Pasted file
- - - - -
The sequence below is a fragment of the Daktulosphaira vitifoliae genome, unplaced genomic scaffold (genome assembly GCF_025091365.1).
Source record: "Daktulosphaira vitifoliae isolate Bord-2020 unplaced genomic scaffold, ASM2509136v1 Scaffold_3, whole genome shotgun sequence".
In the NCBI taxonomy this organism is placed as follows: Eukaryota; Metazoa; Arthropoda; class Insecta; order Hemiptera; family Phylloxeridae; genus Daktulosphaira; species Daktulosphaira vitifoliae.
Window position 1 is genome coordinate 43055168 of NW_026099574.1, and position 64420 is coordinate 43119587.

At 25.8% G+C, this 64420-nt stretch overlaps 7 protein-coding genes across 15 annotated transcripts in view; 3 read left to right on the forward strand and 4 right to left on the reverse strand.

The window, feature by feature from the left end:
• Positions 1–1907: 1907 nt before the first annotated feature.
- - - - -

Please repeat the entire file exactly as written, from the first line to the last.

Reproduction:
The sequence below is a fragment of the Daktulosphaira vitifoliae genome, unplaced genomic scaffold (genome assembly GCF_025091365.1).
Source record: "Daktulosphaira vitifoliae isolate Bord-2020 unplaced genomic scaffold, ASM2509136v1 Scaffold_3, whole genome shotgun sequence".
In the NCBI taxonomy this organism is placed as follows: Eukaryota; Metazoa; Arthropoda; class Insecta; order Hemiptera; family Phylloxeridae; genus Daktulosphaira; species Daktulosphaira vitifoliae.
Window position 1 is genome coordinate 43055168 of NW_026099574.1, and position 64420 is coordinate 43119587.

At 25.8% G+C, this 64420-nt stretch overlaps 7 protein-coding genes across 15 annotated transcripts in view; 3 read left to right on the forward strand and 4 right to left on the reverse strand.

The window, feature by feature from the left end:
• Positions 1–1907: 1907 nt before the first annotated feature.